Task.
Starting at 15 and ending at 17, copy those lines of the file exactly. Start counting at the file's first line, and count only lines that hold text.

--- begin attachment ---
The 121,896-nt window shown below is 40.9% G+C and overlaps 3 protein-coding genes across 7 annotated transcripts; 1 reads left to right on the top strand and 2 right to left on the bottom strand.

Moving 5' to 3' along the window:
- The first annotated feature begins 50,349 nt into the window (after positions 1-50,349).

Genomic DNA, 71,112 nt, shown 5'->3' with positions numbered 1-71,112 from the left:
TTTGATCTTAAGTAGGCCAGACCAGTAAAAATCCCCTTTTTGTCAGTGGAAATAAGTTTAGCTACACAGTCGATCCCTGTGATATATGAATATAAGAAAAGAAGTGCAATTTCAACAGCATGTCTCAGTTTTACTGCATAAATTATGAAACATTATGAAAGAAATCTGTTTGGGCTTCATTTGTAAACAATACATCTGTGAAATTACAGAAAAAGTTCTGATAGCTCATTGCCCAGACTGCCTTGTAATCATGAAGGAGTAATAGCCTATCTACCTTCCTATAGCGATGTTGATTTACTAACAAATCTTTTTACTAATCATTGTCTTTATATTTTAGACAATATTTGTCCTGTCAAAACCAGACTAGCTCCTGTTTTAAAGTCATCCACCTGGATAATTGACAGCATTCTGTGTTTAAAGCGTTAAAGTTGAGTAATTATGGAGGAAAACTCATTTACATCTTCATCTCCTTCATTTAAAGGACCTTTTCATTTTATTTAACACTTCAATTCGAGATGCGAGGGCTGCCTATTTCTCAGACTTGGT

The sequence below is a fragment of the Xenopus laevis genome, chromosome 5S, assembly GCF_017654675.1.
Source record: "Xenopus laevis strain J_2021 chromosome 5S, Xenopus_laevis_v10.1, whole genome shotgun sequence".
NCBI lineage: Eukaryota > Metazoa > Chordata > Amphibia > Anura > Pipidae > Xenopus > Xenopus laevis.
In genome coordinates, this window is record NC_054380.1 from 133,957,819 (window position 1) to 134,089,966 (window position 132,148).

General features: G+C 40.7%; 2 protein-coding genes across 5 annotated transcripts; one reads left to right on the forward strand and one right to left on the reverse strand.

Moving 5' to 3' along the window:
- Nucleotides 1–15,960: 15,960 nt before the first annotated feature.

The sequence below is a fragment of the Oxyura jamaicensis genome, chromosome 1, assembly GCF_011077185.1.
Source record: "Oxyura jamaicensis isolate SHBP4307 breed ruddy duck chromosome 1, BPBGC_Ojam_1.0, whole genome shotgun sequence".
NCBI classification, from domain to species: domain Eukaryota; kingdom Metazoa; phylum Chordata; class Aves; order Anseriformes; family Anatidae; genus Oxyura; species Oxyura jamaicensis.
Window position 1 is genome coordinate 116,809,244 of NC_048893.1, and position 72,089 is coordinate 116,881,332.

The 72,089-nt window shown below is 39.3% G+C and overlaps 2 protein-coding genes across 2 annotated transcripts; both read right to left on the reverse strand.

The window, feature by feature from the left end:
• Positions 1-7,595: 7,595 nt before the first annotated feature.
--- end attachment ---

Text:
NCBI classification, from domain to species: domain Eukaryota; kingdom Metazoa; phylum Chordata; class Aves; order Anseriformes; family Anatidae; genus Oxyura; species Oxyura jamaicensis.
Window position 1 is genome coordinate 116,809,244 of NC_048893.1, and position 72,089 is coordinate 116,881,332.

The 72,089-nt window shown below is 39.3% G+C and overlaps 2 protein-coding genes across 2 annotated transcripts; both read right to left on the reverse strand.